By David Cruz
A Monday morning crowd loaded with casino and other union workers, and devoid of most elected officials from around the state, a microcosm of the Sanders campaign, grass roots enthusiasm and establishment indifference. But for the Berners, led in Jersey by Assemblyman John Wisniewski, that was just the point.
Supporters filled almost half of the ballroom in Boardwalk Hall, but welcomed their candidate like a septuagenarian rock star. Sanders spoke to their issues on a national level, but also took time to talk about the state of Atlantic City.
“The greed and the recklessness that we have seen from people like Donald Trump and Carl Icahn,” started Sanders. Noting the loud boos at the name of the former Jersey casino owner, he added, “Oh, you know Donald Trump. Oh, I get it. You don’t think he is a brilliant, successful businessman who can bring the kind of prosperity to America that he has brought here to Atlantic City? Is that your point?”
Spoiler alert. There is no love here for Donald Trump. In fact, Democrats hope to hold up Atlantic City as the kind of wreckage Trump leaves in his wake. That will be useful, they hope, in the general election because Trump’s route to the Republican nomination is now unimpeded, and, while the enthusiasm for Sanders here is high, he’s trailing Hillary Clinton among Democratic voters almost two to one.
“Sen. Sanders has a path to victory and depending on which poll you’d like to choose, Sen. Sanders is closing in on Sen. Clinton,” insisted Wisniewski.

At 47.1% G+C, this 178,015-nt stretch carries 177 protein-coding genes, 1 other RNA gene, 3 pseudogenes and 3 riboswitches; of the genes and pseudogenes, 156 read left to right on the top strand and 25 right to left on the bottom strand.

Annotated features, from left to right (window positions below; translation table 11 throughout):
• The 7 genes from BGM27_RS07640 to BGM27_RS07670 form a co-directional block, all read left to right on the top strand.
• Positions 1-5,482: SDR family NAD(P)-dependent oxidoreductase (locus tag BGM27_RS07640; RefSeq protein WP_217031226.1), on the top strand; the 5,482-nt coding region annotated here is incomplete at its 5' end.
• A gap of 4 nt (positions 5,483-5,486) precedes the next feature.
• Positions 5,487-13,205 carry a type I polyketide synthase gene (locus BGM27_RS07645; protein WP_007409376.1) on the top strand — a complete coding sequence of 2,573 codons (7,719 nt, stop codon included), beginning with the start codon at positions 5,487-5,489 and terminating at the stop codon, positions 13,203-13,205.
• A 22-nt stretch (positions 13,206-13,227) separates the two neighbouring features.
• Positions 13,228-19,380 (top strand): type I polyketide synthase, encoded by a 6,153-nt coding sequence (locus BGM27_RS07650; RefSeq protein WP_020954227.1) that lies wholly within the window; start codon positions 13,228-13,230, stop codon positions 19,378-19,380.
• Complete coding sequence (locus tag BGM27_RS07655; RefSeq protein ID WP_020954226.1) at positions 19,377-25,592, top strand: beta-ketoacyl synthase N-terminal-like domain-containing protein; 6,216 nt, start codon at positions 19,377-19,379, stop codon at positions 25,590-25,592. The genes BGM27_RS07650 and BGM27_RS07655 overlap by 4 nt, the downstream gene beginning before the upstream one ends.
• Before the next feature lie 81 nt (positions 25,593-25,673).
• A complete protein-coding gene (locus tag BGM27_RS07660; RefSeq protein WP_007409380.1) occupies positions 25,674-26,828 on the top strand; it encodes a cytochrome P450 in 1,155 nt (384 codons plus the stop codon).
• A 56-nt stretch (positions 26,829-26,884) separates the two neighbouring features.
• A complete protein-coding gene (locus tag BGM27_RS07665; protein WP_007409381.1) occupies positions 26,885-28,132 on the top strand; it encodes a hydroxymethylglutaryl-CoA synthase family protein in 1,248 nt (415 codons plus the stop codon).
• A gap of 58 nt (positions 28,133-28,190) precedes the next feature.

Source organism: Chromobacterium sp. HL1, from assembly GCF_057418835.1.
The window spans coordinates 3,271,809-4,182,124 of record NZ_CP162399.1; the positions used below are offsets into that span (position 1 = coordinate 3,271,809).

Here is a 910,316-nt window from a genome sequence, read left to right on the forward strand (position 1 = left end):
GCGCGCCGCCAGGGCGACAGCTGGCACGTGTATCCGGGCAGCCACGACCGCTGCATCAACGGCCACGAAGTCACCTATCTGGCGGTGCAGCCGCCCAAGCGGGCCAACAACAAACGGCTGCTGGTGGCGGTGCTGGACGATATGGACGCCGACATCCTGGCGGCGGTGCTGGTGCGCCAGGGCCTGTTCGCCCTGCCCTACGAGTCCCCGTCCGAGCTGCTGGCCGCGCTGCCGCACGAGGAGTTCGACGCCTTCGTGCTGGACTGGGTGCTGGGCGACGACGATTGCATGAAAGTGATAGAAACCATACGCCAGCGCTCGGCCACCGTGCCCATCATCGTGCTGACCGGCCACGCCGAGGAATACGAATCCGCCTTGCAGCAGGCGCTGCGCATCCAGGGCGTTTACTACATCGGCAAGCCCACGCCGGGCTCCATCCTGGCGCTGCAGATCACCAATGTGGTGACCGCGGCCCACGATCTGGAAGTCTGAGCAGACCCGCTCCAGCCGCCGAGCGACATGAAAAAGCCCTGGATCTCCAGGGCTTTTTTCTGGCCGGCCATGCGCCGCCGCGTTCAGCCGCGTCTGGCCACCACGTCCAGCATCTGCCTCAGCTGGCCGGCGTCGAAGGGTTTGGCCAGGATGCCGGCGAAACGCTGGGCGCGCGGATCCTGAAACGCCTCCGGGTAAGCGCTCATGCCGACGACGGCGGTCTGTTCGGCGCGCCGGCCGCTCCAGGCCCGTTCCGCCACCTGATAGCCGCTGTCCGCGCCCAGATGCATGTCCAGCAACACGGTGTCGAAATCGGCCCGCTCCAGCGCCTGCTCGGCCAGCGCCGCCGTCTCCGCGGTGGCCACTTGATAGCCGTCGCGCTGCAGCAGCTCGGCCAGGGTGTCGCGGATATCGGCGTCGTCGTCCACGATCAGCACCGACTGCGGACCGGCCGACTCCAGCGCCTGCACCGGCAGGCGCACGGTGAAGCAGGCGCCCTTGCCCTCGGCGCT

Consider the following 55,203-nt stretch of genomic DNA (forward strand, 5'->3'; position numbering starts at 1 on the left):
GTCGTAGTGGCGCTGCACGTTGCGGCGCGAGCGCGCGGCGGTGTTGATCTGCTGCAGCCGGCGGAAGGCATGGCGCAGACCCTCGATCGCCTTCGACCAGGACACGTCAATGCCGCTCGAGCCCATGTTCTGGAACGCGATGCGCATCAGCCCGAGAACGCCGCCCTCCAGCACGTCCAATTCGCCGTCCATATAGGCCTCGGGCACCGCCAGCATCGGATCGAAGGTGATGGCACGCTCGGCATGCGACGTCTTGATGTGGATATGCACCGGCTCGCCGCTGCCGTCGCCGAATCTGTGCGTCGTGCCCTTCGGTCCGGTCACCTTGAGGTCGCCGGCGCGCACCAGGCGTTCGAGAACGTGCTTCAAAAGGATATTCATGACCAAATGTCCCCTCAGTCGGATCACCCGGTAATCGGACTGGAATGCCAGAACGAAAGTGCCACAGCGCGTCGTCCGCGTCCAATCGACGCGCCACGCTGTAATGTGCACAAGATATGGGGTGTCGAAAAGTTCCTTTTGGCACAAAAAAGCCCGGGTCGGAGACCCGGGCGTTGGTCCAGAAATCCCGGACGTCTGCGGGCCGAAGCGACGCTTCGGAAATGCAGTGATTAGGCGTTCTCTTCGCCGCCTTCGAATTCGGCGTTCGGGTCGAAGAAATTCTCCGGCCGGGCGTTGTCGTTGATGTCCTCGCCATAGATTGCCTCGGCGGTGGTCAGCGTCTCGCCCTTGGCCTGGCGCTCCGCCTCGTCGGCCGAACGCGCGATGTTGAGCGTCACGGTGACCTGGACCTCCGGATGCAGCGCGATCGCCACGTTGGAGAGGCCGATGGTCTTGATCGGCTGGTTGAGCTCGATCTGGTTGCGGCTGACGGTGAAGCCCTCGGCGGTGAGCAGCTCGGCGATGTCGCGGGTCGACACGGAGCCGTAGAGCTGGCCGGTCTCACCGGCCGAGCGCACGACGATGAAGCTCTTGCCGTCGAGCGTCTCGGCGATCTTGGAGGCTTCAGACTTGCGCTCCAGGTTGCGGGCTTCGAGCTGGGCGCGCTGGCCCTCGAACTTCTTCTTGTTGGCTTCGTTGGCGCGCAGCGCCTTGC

Patrick Murray, the director of the Monmouth University Polling Institute has some sobering news for the assemblyman.
“In order for Bernie Sanders to get enough pledged delegates to even go into the convention and make an argument that he should get some more super delegates, he’d have to get something like 85 percent of the vote in every primary from now until June 7 and that’s just not going to happen,” he said.
While that might not yet be settled business, the Garden State loves to speculate and with two Jersey guys playing big roles in the frontrunners’ campaigns, could they be potential VP picks? Well, Trump said today Chris Christie would lead his transition team, which might put him out of the running for VP. And Cory Booker?
“Democratic voters here in New Jersey, when we asked them about Cory Booker for Hillary Clinton, about half say he wouldn’t affect her either way, a third say he would actually help the ticket and only 10 percent say he would hurt the ticket,” said Murray.
But Sanders says don’t get ahead of yourselves just yet.
“It is an uphill fight but I have been used to uphill fights my entire life,” the senator told supporters, “and I want you all to know that this campaign will fight for every remaining vote in every remaining state.”
Sen. Sanders today, Sen. Clinton later in the week and, next week, Donald Trump. It may not be New Hampshire in July, but this is the most primary election action New Jersey has seen in decades.